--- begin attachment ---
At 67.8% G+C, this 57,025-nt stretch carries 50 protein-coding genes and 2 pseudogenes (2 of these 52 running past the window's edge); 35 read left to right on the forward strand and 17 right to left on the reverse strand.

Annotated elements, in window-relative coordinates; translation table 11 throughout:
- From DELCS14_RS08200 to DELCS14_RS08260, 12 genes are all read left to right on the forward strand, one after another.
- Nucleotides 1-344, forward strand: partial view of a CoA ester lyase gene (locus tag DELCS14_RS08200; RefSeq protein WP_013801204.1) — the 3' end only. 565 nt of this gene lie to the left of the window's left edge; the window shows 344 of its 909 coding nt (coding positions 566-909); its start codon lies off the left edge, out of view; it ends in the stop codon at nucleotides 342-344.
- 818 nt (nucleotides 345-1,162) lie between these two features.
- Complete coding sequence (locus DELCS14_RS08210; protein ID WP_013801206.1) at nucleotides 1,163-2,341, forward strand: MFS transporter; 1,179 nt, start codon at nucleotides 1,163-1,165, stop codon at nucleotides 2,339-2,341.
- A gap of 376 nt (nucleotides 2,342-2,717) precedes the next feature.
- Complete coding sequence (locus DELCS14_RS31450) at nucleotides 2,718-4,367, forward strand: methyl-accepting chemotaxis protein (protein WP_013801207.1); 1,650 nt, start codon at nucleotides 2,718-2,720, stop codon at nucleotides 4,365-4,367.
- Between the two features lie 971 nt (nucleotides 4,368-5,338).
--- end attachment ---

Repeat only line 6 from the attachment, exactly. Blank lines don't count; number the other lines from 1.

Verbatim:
- Complete coding sequence (locus DELCS14_RS08210; protein ID WP_013801206.1) at nucleotides 1,163-2,341, forward strand: MFS transporter; 1,179 nt, start codon at nucleotides 1,163-1,165, stop codon at nucleotides 2,339-2,341.